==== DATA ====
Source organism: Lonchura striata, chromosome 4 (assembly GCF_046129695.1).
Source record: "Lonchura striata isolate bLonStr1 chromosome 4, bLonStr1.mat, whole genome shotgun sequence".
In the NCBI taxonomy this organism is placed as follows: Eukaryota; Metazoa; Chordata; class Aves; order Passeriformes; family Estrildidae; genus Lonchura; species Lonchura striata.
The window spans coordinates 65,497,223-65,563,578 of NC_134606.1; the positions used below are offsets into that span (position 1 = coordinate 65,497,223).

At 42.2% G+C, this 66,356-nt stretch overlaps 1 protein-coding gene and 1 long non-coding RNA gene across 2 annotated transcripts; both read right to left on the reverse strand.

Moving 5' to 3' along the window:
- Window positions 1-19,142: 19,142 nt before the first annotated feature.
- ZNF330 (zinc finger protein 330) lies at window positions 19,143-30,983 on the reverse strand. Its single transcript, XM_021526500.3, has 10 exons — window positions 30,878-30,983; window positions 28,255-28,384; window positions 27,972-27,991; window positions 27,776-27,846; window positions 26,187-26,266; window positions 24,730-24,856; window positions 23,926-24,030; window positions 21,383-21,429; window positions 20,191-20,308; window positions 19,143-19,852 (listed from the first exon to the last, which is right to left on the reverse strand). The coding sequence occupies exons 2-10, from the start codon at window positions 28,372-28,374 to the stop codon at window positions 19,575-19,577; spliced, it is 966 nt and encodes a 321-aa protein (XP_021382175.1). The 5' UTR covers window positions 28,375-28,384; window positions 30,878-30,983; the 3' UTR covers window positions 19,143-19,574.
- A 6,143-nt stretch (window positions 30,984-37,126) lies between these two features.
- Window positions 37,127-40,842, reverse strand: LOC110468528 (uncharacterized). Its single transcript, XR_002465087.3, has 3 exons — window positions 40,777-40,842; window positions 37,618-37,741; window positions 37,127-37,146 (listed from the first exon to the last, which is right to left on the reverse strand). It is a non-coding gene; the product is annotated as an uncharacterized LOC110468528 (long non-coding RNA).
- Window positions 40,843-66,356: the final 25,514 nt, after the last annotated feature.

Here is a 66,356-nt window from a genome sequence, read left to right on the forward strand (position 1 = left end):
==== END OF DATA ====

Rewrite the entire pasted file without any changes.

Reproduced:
Source organism: Lonchura striata, chromosome 4 (assembly GCF_046129695.1).
Source record: "Lonchura striata isolate bLonStr1 chromosome 4, bLonStr1.mat, whole genome shotgun sequence".
In the NCBI taxonomy this organism is placed as follows: Eukaryota; Metazoa; Chordata; class Aves; order Passeriformes; family Estrildidae; genus Lonchura; species Lonchura striata.
The window spans coordinates 65,497,223-65,563,578 of NC_134606.1; the positions used below are offsets into that span (position 1 = coordinate 65,497,223).

At 42.2% G+C, this 66,356-nt stretch overlaps 1 protein-coding gene and 1 long non-coding RNA gene across 2 annotated transcripts; both read right to left on the reverse strand.

Moving 5' to 3' along the window:
- Window positions 1-19,142: 19,142 nt before the first annotated feature.
- ZNF330 (zinc finger protein 330) lies at window positions 19,143-30,983 on the reverse strand. Its single transcript, XM_021526500.3, has 10 exons — window positions 30,878-30,983; window positions 28,255-28,384; window positions 27,972-27,991; window positions 27,776-27,846; window positions 26,187-26,266; window positions 24,730-24,856; window positions 23,926-24,030; window positions 21,383-21,429; window positions 20,191-20,308; window positions 19,143-19,852 (listed from the first exon to the last, which is right to left on the reverse strand). The coding sequence occupies exons 2-10, from the start codon at window positions 28,372-28,374 to the stop codon at window positions 19,575-19,577; spliced, it is 966 nt and encodes a 321-aa protein (XP_021382175.1). The 5' UTR covers window positions 28,375-28,384; window positions 30,878-30,983; the 3' UTR covers window positions 19,143-19,574.
- A 6,143-nt stretch (window positions 30,984-37,126) lies between these two features.
- Window positions 37,127-40,842, reverse strand: LOC110468528 (uncharacterized). Its single transcript, XR_002465087.3, has 3 exons — window positions 40,777-40,842; window positions 37,618-37,741; window positions 37,127-37,146 (listed from the first exon to the last, which is right to left on the reverse strand). It is a non-coding gene; the product is annotated as an uncharacterized LOC110468528 (long non-coding RNA).
- Window positions 40,843-66,356: the final 25,514 nt, after the last annotated feature.

Here is a 66,356-nt window from a genome sequence, read left to right on the forward strand (position 1 = left end):